Maker of Patterns: Part One

  • Learning
  • Upper Grades Program
Cem Inaltong, Global Academic Dean, Mathematics

We often think about mathematicians as highly talented individuals who, with a stroke of genius, come up with a formula or a theorem. Their work usually resembles a cacophony of symbols and numbers to the untrained eye. But there are a number of examples in which years of hard work, years of collaboration or multiple failures are the major driving forces behind the discovery of groundbreaking theorems or proofs. Or, in some cases, individuals have achieved beautiful results that require only the knowledge of high school mathematics.

G. H. Hardy, an English mathematician, provides us with one of the finest examples of the importance of collaboration in the world of mathematics. Although he was a highly talented and accomplished mathematician, he is better known for his very successful collaboration with another mathematician, John Edensor Littlewood.  

Like many other mathematicians throughout history, Hardy loved mathematics not just because he found a deep desire to dedicate his life into it, but also because he felt mathematics offered some of the purest forms of beauty.

When comparing mathematicians to painters or poets as “makers of patterns,” Hardy claims that mathematicians’ patterns are permanent than theirs, “because they are made with ideas.”

Last week, having almost completed all high school math curriculum, a group of 12th graders set foot to find beauty outside the classroom. This time, they looked for patterns not in a sequence of math problems, but ones hidden in the works of artists. As a prelude to their yearlong math-art project, students visited galleries in Chelsea. One of the stops was home to works by artist Ruth Asawa.

When you enter the gallery to see Asawa’s timeless pieces and let the wire sculptures surround you, their sheer resemblance to fractals, sequences and series, volume, multivariable functions, rotations, cones, spheres and various solids that morph into each other transport you to different ages in the history of mathematics, as if you are in a time machine. Each piece charmingly, albeit quietly, illuminates one brick of the wall of mathematics built painstakingly over the centuries.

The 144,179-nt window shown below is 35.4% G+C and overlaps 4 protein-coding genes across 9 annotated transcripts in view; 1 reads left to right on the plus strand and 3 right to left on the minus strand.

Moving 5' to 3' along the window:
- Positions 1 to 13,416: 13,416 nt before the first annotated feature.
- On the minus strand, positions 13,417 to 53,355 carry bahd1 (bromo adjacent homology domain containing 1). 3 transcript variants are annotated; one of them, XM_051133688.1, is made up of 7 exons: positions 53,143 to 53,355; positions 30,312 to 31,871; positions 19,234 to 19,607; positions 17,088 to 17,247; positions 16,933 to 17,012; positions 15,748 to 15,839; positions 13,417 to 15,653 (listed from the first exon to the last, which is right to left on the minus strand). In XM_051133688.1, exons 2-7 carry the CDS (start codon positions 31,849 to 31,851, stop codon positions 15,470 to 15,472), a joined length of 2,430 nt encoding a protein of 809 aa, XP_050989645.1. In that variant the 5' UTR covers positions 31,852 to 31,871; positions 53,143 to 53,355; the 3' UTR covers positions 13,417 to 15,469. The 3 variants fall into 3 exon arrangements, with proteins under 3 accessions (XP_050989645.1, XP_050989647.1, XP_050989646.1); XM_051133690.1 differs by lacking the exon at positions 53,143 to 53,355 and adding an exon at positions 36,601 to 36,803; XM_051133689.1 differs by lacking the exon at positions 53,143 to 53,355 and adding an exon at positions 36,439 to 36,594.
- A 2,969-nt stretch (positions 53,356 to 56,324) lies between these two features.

Fractals, spirals, sequences and series and geometry all come together in this immensely peaceful work.

Fractals, spirals, sequences and series and geometry all come together in this immensely peaceful work.

As you get closer to each sculpture and observe the details and the beauty hidden in such intricate work, and feel the excitement, it is hard not to think about similar works that lead to amazingly simple but ingenious mathematical results. One of the most elegant of those is known as Euler’s equation, e + 1 = 0, that our Calculus students will soon get the honor of demystifying.

According to Hardy “beauty is the first test” in mathematics, and he argues, “there is no place in the world for ugly mathematics.” But in order to understand and appreciate such beauty, one needs to learn to be patient and hardworking, and one needs to demonstrate perseverance—for trial and error, investigations, explorations and failure are all winding roads to success both in art and in math.

Students making sketches and taking notes on Ruth Asawa’s works.

Students making sketches and taking notes on Ruth Asawa’s works.

Our job as math teachers at Avenues, first and foremost, is to instill the love of producing sound but also aesthetically pleasing mathematical solutions in the hearts and minds of our students. The source of satisfaction that comes from solving math problems can be found in the process of creating meaningful solutions—not in the final answer, or in how fast one can solve a problem. We invite our students and the members of our community to see mathematics not as a list of procedures to follow, but as a pursuit of beauty and enjoyment.

  • 12th Grade
  • Interdisciplinary
  • Math
  • STEAM
  • STEM
  • Upper Division
  • Upper Grades Program
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